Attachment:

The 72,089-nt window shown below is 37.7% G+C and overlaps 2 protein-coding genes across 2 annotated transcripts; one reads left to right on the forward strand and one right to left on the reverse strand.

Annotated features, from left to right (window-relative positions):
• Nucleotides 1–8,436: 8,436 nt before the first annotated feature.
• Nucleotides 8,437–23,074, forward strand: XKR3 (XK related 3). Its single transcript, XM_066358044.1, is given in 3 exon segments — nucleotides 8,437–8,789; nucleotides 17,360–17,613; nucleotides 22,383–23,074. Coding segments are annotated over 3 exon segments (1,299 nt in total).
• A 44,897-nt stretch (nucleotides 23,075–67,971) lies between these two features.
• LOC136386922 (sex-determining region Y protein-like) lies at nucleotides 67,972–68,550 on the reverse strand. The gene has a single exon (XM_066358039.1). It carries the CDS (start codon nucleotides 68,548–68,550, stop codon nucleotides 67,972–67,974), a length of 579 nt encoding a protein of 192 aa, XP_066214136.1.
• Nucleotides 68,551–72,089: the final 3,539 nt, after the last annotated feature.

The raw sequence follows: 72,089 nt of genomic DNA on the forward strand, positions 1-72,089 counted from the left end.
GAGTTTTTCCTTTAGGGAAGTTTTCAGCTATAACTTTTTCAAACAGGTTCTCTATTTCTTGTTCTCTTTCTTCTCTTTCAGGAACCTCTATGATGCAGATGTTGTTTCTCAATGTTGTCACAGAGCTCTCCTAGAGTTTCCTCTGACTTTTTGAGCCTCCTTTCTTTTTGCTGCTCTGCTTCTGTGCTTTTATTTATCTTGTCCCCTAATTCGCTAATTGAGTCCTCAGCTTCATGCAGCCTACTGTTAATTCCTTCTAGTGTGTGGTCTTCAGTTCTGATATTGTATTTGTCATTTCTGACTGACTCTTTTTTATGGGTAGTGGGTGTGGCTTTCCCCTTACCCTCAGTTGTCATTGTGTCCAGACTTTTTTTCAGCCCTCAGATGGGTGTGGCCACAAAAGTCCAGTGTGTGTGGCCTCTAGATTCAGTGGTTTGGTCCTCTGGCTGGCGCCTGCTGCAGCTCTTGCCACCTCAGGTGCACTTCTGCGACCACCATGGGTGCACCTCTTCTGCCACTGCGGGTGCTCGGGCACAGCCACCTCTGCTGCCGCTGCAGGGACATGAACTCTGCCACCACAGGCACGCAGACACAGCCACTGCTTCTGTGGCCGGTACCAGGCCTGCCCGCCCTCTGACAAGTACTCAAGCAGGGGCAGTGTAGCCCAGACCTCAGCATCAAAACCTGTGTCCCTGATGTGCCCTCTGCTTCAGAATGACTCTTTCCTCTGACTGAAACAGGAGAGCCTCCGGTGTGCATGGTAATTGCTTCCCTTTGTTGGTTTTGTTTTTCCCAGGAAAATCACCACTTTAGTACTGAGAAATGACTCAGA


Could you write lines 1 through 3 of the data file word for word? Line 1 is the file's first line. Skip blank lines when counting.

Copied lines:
The 72,089-nt window shown below is 37.7% G+C and overlaps 2 protein-coding genes across 2 annotated transcripts; one reads left to right on the forward strand and one right to left on the reverse strand.

Annotated features, from left to right (window-relative positions):
• Nucleotides 1–8,436: 8,436 nt before the first annotated feature.